In particular, the first column of the table in subsection 255(1) sets out the specific country of origin representations that will not be considered to contravene the listed provisions of the Australian Consumer Law so long as the requirements specified in the second column are met. The table is extracted below:

 

Table 1 – Country of origin representations in subsection 255(1) of the Australian Consumer Law

Country of origin representations
Item Representation Requirements to be met

1

A representation that goods were grown in a particular country

(a)each significant ingredient or significant component of the goods was grown in that country; and

(b) all, or virtually all, processes involved in the production or manufacture of the goods happened in that country.

2

A representation that goods are the produce of a particular country

(a) the country was the country of origin of each significant ingredient or significant component of the goods; and

(b) all, or virtually all, processes involved in the production or manufacture of the goods happened in that country.

3

A representation that goods were made or manufactured in, or otherwise originate in, a particular country

(a) the goods were last substantially transformed in that country; and

(b) the representation is not a representation to which item 1 or 2 of this table applies.

4

A representation in the form of a mark specified in an information standard relating to country of origin labelling of goods

the requirements under the information standard relating to the use of that mark.[4]

Source: Australian Consumer Law, subsection 255(1).

 

The remaining subsections of section 255 provide interpretation for the terms used in the table.

Committee consideration

Senate Selection of Bills Committee

The Selection of Bills Committee recommended that the Bill not be referred to a committee for inquiry.[5]

Senate Standing Committee for the Scrutiny of Bills

The Committee had no comment on the Bill.[6]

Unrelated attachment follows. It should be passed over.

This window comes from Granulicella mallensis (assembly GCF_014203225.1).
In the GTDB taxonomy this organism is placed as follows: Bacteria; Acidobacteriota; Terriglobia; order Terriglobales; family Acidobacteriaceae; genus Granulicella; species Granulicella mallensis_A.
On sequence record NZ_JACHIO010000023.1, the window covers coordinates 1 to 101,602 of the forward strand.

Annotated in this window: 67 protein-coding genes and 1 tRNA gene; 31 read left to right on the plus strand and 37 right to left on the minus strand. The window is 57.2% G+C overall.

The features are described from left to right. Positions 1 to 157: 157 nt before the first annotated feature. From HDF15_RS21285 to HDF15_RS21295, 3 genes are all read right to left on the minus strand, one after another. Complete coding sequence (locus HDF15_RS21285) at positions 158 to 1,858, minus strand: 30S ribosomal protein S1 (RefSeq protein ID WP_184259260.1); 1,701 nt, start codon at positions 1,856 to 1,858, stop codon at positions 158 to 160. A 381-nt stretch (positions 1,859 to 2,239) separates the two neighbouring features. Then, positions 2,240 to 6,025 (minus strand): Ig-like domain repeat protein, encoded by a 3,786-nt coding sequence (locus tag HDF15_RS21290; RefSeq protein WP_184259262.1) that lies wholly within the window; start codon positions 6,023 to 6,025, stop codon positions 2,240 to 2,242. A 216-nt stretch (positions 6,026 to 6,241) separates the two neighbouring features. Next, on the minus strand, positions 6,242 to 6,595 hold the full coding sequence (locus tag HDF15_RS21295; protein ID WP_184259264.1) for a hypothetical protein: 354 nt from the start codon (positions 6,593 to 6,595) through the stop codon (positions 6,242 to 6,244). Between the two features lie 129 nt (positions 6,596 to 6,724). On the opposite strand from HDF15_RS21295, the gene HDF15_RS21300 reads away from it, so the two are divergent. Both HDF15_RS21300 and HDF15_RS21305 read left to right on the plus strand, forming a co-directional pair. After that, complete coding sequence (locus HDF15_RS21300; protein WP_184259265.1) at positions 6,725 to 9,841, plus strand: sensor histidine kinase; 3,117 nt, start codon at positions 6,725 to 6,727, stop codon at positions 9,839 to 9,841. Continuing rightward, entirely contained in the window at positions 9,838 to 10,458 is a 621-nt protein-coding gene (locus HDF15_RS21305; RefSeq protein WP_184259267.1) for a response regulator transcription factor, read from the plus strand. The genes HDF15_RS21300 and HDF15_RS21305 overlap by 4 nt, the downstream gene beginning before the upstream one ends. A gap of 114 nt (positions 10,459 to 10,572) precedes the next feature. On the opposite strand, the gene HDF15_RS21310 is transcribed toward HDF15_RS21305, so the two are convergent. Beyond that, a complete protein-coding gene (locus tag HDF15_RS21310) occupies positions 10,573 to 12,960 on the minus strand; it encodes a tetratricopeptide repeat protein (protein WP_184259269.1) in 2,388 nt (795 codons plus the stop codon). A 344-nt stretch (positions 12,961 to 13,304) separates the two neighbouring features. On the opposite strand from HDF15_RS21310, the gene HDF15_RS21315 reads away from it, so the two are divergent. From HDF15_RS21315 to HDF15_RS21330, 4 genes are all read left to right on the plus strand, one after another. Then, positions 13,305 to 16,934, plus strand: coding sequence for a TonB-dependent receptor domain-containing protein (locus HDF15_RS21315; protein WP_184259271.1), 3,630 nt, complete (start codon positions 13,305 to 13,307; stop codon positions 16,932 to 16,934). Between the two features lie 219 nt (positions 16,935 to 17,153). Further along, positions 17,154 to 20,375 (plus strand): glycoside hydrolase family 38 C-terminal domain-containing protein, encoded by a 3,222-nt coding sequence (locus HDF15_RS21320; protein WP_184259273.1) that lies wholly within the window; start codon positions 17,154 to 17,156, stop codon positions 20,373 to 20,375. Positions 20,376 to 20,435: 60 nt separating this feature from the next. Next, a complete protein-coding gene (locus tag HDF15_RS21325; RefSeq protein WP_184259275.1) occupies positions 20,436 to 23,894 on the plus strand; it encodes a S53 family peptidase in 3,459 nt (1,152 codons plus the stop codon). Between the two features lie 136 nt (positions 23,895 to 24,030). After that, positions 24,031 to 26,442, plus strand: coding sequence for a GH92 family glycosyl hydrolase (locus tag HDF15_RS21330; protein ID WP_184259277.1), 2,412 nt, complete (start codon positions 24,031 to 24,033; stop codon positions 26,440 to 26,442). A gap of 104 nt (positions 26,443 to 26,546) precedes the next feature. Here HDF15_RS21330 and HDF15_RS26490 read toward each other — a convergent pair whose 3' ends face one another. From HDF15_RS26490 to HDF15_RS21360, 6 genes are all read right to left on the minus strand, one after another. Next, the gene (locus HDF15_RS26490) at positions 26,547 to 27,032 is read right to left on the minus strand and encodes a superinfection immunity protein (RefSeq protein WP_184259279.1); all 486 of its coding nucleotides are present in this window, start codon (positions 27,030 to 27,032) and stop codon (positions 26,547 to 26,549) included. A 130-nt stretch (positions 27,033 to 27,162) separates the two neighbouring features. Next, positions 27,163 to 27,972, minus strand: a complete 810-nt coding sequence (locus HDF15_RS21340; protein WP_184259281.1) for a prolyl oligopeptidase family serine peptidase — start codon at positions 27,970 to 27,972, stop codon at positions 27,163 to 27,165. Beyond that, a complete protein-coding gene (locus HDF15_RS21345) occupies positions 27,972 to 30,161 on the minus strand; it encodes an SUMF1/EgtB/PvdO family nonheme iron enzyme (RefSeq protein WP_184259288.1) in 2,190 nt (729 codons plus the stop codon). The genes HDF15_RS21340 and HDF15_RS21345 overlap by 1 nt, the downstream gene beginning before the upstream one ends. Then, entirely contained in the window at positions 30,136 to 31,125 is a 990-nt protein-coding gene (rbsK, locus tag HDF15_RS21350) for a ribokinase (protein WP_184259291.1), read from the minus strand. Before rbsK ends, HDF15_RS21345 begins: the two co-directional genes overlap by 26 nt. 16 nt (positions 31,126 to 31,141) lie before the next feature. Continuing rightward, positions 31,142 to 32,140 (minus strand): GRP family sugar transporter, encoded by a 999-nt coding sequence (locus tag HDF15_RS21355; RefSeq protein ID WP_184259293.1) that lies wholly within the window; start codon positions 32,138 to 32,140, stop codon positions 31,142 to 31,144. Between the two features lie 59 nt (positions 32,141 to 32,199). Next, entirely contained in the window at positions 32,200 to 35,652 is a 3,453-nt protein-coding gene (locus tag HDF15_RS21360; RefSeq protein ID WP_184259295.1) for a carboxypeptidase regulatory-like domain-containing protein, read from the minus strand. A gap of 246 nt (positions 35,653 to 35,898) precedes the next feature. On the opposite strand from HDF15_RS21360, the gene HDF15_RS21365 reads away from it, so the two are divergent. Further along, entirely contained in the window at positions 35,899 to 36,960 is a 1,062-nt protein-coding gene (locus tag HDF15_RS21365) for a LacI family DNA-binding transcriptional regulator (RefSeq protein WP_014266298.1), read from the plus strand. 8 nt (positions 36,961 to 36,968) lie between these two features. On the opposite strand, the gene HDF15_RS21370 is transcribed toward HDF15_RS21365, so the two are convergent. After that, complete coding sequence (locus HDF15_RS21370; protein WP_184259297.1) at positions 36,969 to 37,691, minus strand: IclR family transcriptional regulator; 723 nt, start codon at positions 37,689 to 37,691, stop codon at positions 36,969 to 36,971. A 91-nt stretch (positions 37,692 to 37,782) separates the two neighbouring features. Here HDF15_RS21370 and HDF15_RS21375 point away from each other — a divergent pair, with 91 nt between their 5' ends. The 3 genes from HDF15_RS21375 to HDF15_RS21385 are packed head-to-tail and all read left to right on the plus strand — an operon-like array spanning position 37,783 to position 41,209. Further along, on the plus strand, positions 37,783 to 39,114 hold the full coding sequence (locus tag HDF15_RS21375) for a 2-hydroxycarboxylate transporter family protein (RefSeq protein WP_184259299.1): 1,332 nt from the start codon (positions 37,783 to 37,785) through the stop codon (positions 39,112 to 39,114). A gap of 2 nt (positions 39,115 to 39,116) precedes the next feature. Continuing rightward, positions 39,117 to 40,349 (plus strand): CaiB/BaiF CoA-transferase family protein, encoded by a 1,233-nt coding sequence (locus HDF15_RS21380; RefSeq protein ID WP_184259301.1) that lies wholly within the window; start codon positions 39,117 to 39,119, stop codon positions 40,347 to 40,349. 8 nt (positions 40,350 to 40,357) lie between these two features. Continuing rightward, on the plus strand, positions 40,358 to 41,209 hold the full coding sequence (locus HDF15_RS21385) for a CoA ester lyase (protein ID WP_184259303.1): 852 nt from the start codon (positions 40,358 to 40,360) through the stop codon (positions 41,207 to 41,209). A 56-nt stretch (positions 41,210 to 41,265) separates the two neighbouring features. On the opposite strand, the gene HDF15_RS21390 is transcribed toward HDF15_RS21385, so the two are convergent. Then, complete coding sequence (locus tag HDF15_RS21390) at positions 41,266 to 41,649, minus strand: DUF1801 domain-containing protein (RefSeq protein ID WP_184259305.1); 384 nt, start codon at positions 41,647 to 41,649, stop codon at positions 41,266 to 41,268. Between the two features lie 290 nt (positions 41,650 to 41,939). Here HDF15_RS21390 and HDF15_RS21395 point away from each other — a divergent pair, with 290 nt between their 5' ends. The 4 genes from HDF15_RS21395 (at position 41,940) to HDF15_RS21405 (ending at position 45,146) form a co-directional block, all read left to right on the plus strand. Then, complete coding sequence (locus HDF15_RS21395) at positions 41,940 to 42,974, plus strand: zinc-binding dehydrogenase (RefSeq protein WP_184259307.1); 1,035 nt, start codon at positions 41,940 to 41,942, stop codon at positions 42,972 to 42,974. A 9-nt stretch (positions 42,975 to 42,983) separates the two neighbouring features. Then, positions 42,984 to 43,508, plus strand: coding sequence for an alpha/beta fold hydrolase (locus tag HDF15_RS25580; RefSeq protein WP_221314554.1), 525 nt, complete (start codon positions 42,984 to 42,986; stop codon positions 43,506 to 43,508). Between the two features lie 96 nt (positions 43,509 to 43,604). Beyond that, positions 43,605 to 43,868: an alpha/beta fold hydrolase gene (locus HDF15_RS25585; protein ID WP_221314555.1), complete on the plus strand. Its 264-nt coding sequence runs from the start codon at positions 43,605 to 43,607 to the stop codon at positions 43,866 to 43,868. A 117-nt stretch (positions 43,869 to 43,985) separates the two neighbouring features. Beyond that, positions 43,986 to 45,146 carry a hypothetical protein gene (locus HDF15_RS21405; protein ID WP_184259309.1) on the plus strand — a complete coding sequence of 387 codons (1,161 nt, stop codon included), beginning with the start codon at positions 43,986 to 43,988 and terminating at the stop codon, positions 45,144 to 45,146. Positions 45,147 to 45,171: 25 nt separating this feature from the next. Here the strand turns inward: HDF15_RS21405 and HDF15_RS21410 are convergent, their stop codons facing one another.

Policy position of non-government parties/independents

At the time of writing no non-government parties or independents had expressed a position on the Bill.

Position of major interest groups

At the time of writing no major interest groups had expressed a position on the Bill.

Financial implications

The Explanatory Memorandum states that there will be no financial impact from this Bill.[7]

Statement of Compatibility with Human Rights

As required under Part 3 of the Human Rights (Parliamentary Scrutiny) Act 2011 (Cth), the Government has assessed the Bill’s compatibility with the human rights and freedoms recognised or declared in the international instruments listed in section 3 of that Act. The Government considers that the Bill is does not engage any of the rights or freedoms.[8]

Parliamentary Joint Committee on Human Rights

The Parliamentary Joint Committee on Human Rights considered that the Bill did not raise any human rights concerns.[9]

Key issues and provisions

Schedule 1 amends the control of trade descriptions under the CTD Act to introduce for imported goods, by reference, the same requirements and exceptions for making country of origin representations as are found in the Australian Consumer Law. The country of origin requirements under the Australian Consumer Law are discussed above in the Background section.

Item 4 inserts proposed section 10AA to provide that, for the purposes of sections 9, 9A and 10 of the CTD Act,[10] goods are not taken to have or bear a false trade description if they make a country of origin representation of a kind listed in column 1 of the table in subsection 255(1) of the Australian Consumer Law, provided they meet the corresponding requirements in column 2 of that table.